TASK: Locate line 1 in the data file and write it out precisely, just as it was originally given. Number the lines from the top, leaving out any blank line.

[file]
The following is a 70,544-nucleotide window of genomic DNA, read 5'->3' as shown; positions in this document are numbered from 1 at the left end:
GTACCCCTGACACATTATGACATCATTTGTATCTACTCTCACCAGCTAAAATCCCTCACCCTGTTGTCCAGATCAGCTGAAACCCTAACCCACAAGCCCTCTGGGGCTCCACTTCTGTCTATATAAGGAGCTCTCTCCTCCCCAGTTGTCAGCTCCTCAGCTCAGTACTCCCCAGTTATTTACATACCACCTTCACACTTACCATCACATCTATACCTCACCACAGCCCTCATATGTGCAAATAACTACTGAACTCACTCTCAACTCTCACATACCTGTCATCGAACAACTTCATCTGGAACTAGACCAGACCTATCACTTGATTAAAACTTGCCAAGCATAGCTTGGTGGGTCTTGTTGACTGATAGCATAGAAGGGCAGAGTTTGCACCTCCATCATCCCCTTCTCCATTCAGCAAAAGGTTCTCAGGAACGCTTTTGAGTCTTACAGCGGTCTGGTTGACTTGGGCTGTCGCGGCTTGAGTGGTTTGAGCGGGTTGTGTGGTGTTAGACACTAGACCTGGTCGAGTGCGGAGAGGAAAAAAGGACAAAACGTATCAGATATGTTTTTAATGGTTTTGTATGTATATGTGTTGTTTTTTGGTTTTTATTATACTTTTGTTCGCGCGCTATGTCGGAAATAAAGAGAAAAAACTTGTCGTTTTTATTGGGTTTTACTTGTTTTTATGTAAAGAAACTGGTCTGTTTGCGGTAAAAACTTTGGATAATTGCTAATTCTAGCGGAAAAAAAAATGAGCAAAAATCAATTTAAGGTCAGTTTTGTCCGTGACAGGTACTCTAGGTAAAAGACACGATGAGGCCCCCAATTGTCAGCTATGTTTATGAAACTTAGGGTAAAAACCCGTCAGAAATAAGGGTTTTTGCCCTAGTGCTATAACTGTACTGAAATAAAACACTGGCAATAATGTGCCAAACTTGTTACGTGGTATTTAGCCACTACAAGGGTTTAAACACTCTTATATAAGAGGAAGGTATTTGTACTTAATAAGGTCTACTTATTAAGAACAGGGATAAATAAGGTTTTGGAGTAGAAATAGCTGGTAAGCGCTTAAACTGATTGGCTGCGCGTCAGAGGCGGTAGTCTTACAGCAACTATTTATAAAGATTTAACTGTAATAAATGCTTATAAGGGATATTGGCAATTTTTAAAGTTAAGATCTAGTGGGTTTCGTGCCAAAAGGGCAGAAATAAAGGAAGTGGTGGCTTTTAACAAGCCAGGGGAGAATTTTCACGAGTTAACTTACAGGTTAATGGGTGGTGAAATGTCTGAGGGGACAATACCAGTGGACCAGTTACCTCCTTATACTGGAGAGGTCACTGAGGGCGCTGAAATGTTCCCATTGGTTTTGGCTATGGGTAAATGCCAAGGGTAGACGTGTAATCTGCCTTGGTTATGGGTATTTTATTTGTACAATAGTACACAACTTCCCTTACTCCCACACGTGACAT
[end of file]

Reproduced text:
The following is a 70,544-nucleotide window of genomic DNA, read 5'->3' as shown; positions in this document are numbered from 1 at the left end: